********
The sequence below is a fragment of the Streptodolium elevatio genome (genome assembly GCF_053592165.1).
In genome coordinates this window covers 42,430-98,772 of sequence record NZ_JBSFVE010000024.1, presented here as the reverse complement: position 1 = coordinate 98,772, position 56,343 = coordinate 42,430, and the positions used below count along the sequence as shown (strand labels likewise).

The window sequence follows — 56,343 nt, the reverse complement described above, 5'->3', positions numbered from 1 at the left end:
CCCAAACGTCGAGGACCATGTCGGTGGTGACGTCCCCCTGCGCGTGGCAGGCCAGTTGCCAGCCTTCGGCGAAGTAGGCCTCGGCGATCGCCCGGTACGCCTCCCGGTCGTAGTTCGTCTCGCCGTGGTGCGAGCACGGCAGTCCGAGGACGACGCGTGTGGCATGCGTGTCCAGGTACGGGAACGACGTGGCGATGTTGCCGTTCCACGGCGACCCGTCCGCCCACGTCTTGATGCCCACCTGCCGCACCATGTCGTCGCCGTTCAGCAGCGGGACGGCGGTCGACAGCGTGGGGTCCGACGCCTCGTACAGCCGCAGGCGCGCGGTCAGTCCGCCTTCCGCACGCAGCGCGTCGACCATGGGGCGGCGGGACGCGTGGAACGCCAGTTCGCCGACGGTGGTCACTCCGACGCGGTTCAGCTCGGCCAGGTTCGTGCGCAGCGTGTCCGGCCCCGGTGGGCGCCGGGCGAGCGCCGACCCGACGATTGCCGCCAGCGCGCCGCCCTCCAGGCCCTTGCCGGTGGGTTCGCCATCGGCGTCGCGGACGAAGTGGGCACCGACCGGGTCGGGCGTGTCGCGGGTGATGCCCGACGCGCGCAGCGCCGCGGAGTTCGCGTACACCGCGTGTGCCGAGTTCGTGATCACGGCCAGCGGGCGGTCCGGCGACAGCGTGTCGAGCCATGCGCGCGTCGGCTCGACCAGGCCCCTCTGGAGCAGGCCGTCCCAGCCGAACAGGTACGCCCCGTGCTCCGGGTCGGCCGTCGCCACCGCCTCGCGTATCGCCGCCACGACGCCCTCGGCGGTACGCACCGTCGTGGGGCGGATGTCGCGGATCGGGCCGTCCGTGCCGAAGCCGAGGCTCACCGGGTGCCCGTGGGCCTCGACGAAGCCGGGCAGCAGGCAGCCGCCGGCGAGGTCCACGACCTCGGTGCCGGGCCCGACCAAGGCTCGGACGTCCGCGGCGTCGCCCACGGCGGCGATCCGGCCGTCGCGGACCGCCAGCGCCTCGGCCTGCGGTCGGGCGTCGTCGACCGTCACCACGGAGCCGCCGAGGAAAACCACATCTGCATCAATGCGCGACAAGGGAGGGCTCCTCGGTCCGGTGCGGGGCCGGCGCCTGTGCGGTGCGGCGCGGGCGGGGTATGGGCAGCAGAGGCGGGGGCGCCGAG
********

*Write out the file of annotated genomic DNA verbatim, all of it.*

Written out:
The sequence below is a fragment of the Streptodolium elevatio genome (genome assembly GCF_053592165.1).
In genome coordinates this window covers 42,430-98,772 of sequence record NZ_JBSFVE010000024.1, presented here as the reverse complement: position 1 = coordinate 98,772, position 56,343 = coordinate 42,430, and the positions used below count along the sequence as shown (strand labels likewise).

The window sequence follows — 56,343 nt, the reverse complement described above, 5'->3', positions numbered from 1 at the left end:
CCCAAACGTCGAGGACCATGTCGGTGGTGACGTCCCCCTGCGCGTGGCAGGCCAGTTGCCAGCCTTCGGCGAAGTAGGCCTCGGCGATCGCCCGGTACGCCTCCCGGTCGTAGTTCGTCTCGCCGTGGTGCGAGCACGGCAGTCCGAGGACGACGCGTGTGGCATGCGTGTCCAGGTACGGGAACGACGTGGCGATGTTGCCGTTCCACGGCGACCCGTCCGCCCACGTCTTGATGCCCACCTGCCGCACCATGTCGTCGCCGTTCAGCAGCGGGACGGCGGTCGACAGCGTGGGGTCCGACGCCTCGTACAGCCGCAGGCGCGCGGTCAGTCCGCCTTCCGCACGCAGCGCGTCGACCATGGGGCGGCGGGACGCGTGGAACGCCAGTTCGCCGACGGTGGTCACTCCGACGCGGTTCAGCTCGGCCAGGTTCGTGCGCAGCGTGTCCGGCCCCGGTGGGCGCCGGGCGAGCGCCGACCCGACGATTGCCGCCAGCGCGCCGCCCTCCAGGCCCTTGCCGGTGGGTTCGCCATCGGCGTCGCGGACGAAGTGGGCACCGACCGGGTCGGGCGTGTCGCGGGTGATGCCCGACGCGCGCAGCGCCGCGGAGTTCGCGTACACCGCGTGTGCCGAGTTCGTGATCACGGCCAGCGGGCGGTCCGGCGACAGCGTGTCGAGCCATGCGCGCGTCGGCTCGACCAGGCCCCTCTGGAGCAGGCCGTCCCAGCCGAACAGGTACGCCCCGTGCTCCGGGTCGGCCGTCGCCACCGCCTCGCGTATCGCCGCCACGACGCCCTCGGCGGTACGCACCGTCGTGGGGCGGATGTCGCGGATCGGGCCGTCCGTGCCGAAGCCGAGGCTCACCGGGTGCCCGTGGGCCTCGACGAAGCCGGGCAGCAGGCAGCCGCCGGCGAGGTCCACGACCTCGGTGCCGGGCCCGACCAAGGCTCGGACGTCCGCGGCGTCGCCCACGGCGGCGATCCGGCCGTCGCGGACCGCCAGCGCCTCGGCCTGCGGTCGGGCGTCGTCGACCGTCACCACGGAGCCGCCGAGGAAAACCACATCTGCATCAATGCGCGACAAGGGAGGGCTCCTCGGTCCGGTGCGGGGCCGGCGCCTGTGCGGTGCGGCGCGGGCGGGGTATGGGCAGCAGAGGCGGGGGCGCCGAG